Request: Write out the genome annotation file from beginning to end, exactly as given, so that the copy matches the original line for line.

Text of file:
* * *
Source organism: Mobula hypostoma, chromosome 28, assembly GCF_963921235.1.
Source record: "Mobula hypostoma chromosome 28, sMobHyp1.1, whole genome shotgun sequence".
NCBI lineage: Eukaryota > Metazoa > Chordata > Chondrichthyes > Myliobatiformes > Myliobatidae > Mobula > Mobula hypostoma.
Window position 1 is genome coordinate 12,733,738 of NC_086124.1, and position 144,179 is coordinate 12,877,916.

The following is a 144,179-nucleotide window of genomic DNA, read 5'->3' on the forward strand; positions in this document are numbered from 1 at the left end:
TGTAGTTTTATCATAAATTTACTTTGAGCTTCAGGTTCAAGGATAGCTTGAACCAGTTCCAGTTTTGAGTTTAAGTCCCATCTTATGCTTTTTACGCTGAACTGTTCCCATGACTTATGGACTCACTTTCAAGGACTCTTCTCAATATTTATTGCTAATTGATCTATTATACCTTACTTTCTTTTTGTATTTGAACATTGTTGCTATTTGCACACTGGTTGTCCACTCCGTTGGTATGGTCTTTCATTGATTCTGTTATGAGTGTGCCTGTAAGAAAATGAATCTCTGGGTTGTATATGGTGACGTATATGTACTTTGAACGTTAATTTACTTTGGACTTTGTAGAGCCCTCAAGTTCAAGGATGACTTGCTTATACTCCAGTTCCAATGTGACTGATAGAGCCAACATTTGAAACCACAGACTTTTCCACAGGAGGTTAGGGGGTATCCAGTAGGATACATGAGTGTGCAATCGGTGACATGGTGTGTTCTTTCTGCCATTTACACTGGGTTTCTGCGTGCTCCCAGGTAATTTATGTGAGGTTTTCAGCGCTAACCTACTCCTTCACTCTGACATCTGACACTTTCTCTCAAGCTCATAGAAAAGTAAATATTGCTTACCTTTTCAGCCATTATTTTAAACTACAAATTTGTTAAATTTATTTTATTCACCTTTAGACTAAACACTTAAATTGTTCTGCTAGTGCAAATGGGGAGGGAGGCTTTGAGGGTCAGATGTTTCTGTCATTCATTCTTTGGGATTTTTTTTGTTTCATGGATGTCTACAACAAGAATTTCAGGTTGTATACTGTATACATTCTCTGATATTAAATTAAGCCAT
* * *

Source organism: Mobula hypostoma, chromosome 28, assembly GCF_963921235.1.
Source record: "Mobula hypostoma chromosome 28, sMobHyp1.1, whole genome shotgun sequence".
NCBI lineage: Eukaryota > Metazoa > Chordata > Chondrichthyes > Myliobatiformes > Myliobatidae > Mobula > Mobula hypostoma.
Window position 1 is genome coordinate 12,733,738 of NC_086124.1, and position 144,179 is coordinate 12,877,916.

The following is a 144,179-nucleotide window of genomic DNA, read 5'->3' on the forward strand; positions in this document are numbered from 1 at the left end:
TGTAGTTTTATCATAAATTTACTTTGAGCTTCAGGTTCAAGGATAGCTTGAACCAGTTCCAGTTTTGAGTTTAAGTCCCATCTTATGCTTTTTACGCTGAACTGTTCCCATGACTTATGGACTCACTTTCAAGGACTCTTCTCAATATTTATTGCTAATTGATCTATTATACCTTACTTTCTTTTTGTATTTGAACATTGTTGCTATTTGCACACTGGTTGTCCACTCCGTTGGTATGGTCTTTCATTGATTCTGTTATGAGTGTGCCTGTAAGAAAATGAATCTCTGGGTTGTATATGGTGACGTATATGTACTTTGAACGTTAATTTACTTTGGACTTTGTAGAGCCCTCAAGTTCAAGGATGACTTGCTTATACTCCAGTTCCAATGTGACTGATAGAGCCAACATTTGAAACCACAGACTTTTCCACAGGAGGTTAGGGGGTATCCAGTAGGATACATGAGTGTGCAATCGGTGACATGGTGTGTTCTTTCTGCCATTTACACTGGGTTTCTGCGTGCTCCCAGGTAATTTATGTGAGGTTTTCAGCGCTAACCTACTCCTTCACTCTGACATCTGACACTTTCTCTCAAGCTCATAGAAAAGTAAATATTGCTTACCTTTTCAGCCATTATTTTAAACTACAAATTTGTTAAATTTATTTTATTCACCTTTAGACTAAACACTTAAATTGTTCTGCTAGTGCAAATGGGGAGGGAGGCTTTGAGGGTCAGATGTTTCTGTCATTCATTCTTTGGGATTTTTTTTGTTTCATGGATGTCTACAACAAGAATTTCAGGTTGTATACTGTATACATTCTCTGATATTAAATTAAGCCAT